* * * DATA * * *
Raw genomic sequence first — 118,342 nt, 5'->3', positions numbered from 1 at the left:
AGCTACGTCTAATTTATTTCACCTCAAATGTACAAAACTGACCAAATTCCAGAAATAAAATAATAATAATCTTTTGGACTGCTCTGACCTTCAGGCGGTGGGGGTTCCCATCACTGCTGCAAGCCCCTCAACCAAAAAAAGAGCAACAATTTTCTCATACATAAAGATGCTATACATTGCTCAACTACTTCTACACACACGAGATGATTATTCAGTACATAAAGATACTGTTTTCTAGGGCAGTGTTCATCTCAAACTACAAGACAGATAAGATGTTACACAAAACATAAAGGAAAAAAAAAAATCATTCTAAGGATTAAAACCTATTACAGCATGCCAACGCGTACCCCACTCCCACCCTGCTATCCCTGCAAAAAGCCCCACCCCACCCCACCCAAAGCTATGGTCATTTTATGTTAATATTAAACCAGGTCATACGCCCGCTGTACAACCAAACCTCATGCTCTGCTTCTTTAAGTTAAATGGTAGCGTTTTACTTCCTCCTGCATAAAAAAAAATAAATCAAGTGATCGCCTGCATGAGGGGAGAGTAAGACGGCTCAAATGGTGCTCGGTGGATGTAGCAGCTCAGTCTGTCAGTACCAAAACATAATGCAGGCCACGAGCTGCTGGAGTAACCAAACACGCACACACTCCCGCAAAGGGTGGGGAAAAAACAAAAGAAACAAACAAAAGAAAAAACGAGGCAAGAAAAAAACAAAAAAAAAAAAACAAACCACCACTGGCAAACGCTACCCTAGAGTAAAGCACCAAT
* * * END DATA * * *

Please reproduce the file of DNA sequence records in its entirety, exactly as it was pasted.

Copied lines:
Raw genomic sequence first — 118,342 nt, 5'->3', positions numbered from 1 at the left:
AGCTACGTCTAATTTATTTCACCTCAAATGTACAAAACTGACCAAATTCCAGAAATAAAATAATAATAATCTTTTGGACTGCTCTGACCTTCAGGCGGTGGGGGTTCCCATCACTGCTGCAAGCCCCTCAACCAAAAAAAGAGCAACAATTTTCTCATACATAAAGATGCTATACATTGCTCAACTACTTCTACACACACGAGATGATTATTCAGTACATAAAGATACTGTTTTCTAGGGCAGTGTTCATCTCAAACTACAAGACAGATAAGATGTTACACAAAACATAAAGGAAAAAAAAAAATCATTCTAAGGATTAAAACCTATTACAGCATGCCAACGCGTACCCCACTCCCACCCTGCTATCCCTGCAAAAAGCCCCACCCCACCCCACCCAAAGCTATGGTCATTTTATGTTAATATTAAACCAGGTCATACGCCCGCTGTACAACCAAACCTCATGCTCTGCTTCTTTAAGTTAAATGGTAGCGTTTTACTTCCTCCTGCATAAAAAAAAATAAATCAAGTGATCGCCTGCATGAGGGGAGAGTAAGACGGCTCAAATGGTGCTCGGTGGATGTAGCAGCTCAGTCTGTCAGTACCAAAACATAATGCAGGCCACGAGCTGCTGGAGTAACCAAACACGCACACACTCCCGCAAAGGGTGGGGAAAAAACAAAAGAAACAAACAAAAGAAAAAACGAGGCAAGAAAAAAACAAAAAAAAAAAAACAAACCACCACTGGCAAACGCTACCCTAGAGTAAAGCACCAAT